Today's dilemma: a sandwich or a house? They both cost about $7, so it’s a tough call. Yes, a house. For $7. As the country continues to dig itself out of the wreckage of the housing crisis, you’d be surprised at what you can find trolling through the sludge of distressed real estate listings on the Internet. Some 3.4 million homes have been lost to foreclosure since the recession began, and banks are hoping to unload their backlog of neglected homes onto buyers. Sure, the $7 house is boarded up and abandoned, but for the same price as a tube of toothpaste, what do you expect? If $7 still seems too pricey, there’s an apartment in Indianapolis with a starting bid of $1. Or for real moneybags, how about a 3-bedroom in Detroit for $100?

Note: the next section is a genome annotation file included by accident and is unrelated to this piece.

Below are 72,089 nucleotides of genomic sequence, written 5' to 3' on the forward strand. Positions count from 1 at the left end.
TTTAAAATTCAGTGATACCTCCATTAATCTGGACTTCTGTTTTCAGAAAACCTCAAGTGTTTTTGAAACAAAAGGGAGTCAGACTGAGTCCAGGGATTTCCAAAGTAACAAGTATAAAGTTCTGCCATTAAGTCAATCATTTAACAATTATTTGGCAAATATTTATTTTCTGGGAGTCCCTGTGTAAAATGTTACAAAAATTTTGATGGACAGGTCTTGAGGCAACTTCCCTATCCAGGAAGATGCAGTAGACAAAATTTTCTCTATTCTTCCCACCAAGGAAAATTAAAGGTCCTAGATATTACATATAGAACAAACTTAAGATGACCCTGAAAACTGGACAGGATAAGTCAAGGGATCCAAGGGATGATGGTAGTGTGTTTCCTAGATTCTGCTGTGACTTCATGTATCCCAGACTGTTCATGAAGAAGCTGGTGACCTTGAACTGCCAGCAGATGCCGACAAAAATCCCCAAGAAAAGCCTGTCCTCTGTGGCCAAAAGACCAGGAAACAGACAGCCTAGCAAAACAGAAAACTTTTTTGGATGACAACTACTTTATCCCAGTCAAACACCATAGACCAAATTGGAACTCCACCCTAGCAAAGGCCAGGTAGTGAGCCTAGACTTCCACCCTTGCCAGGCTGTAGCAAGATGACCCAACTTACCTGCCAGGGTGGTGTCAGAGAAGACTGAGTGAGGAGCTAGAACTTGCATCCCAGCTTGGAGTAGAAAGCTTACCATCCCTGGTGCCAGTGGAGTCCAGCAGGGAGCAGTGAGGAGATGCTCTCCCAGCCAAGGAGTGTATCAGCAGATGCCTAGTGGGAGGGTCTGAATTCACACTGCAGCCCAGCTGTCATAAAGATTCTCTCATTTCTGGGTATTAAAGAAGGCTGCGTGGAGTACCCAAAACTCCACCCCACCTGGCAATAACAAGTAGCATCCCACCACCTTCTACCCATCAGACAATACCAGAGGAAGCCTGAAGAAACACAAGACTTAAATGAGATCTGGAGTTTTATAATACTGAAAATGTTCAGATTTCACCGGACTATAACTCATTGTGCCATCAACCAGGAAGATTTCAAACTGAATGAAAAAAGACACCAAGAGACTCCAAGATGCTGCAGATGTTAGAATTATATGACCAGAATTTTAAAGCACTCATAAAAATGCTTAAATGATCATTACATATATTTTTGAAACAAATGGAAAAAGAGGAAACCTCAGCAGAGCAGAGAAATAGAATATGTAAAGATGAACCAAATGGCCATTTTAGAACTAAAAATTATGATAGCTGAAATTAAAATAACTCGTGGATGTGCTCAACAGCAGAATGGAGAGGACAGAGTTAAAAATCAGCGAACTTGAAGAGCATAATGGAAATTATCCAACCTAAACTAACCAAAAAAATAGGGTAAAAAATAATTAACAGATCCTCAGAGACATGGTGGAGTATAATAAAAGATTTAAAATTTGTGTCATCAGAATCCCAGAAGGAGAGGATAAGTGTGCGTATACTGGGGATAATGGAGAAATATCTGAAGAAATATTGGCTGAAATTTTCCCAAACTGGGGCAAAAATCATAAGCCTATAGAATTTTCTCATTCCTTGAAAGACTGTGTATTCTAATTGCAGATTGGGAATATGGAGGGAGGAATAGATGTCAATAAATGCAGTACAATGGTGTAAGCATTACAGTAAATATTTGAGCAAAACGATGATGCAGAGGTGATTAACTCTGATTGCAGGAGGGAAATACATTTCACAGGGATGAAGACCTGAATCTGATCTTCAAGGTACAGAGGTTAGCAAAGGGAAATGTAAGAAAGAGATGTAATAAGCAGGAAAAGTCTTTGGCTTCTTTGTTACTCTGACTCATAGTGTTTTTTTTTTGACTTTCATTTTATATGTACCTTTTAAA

Ready to jump into the housing market on the cheap? Here's a selection of America's best bargain homes available, produced by The Fiscal Times. Warning, your new place may need a little bit of elbow grease and love.
THE WEEK'S AUDIOPHILE PODCASTS: LISTEN SMARTER
- How to be the most productive person in your office — and still get home by 5:30 p.m.
- 43 TV shows to watch in 2014
- How our botched understanding of 'science' ruins everything
- California's epic drought
- 6 things the happiest families all have in common
- What would a U.S.-Russia war look like?
- The science of sex: 4 harsh truths about dating and mating
- How Scotland's independence movement lost the vote and still won everything
- Why so many Christians won't back down on gay marriage
- Obama knows he can't really 'defeat' ISIS. Americans need to wake up to that reality, too.
Subscribe to the Week